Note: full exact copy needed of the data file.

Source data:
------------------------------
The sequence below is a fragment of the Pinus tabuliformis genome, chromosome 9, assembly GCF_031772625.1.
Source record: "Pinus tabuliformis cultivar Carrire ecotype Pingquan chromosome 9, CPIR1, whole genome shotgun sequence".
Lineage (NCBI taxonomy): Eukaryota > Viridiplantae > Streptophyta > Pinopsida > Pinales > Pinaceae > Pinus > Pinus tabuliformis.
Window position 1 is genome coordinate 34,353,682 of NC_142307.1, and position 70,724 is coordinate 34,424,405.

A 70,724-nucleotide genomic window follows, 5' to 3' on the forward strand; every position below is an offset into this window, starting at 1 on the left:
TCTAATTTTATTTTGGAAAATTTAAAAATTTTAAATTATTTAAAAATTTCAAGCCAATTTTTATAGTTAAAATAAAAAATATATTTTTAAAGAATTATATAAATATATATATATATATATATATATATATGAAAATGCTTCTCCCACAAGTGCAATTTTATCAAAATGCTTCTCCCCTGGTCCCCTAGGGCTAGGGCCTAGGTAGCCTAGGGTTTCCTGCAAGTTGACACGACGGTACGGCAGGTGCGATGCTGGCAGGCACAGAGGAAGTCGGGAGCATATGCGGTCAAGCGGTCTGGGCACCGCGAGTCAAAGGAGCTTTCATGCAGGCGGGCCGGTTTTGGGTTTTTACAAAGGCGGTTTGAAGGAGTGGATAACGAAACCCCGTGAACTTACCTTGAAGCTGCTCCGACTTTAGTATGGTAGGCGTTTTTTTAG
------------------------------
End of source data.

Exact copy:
The sequence below is a fragment of the Pinus tabuliformis genome, chromosome 9, assembly GCF_031772625.1.
Source record: "Pinus tabuliformis cultivar Carrire ecotype Pingquan chromosome 9, CPIR1, whole genome shotgun sequence".
Lineage (NCBI taxonomy): Eukaryota > Viridiplantae > Streptophyta > Pinopsida > Pinales > Pinaceae > Pinus > Pinus tabuliformis.
Window position 1 is genome coordinate 34,353,682 of NC_142307.1, and position 70,724 is coordinate 34,424,405.

A 70,724-nucleotide genomic window follows, 5' to 3' on the forward strand; every position below is an offset into this window, starting at 1 on the left:
TCTAATTTTATTTTGGAAAATTTAAAAATTTTAAATTATTTAAAAATTTCAAGCCAATTTTTATAGTTAAAATAAAAAATATATTTTTAAAGAATTATATAAATATATATATATATATATATATATATATGAAAATGCTTCTCCCACAAGTGCAATTTTATCAAAATGCTTCTCCCCTGGTCCCCTAGGGCTAGGGCCTAGGTAGCCTAGGGTTTCCTGCAAGTTGACACGACGGTACGGCAGGTGCGATGCTGGCAGGCACAGAGGAAGTCGGGAGCATATGCGGTCAAGCGGTCTGGGCACCGCGAGTCAAAGGAGCTTTCATGCAGGCGGGCCGGTTTTGGGTTTTTACAAAGGCGGTTTGAAGGAGTGGATAACGAAACCCCGTGAACTTACCTTGAAGCTGCTCCGACTTTAGTATGGTAGGCGTTTTTTTAG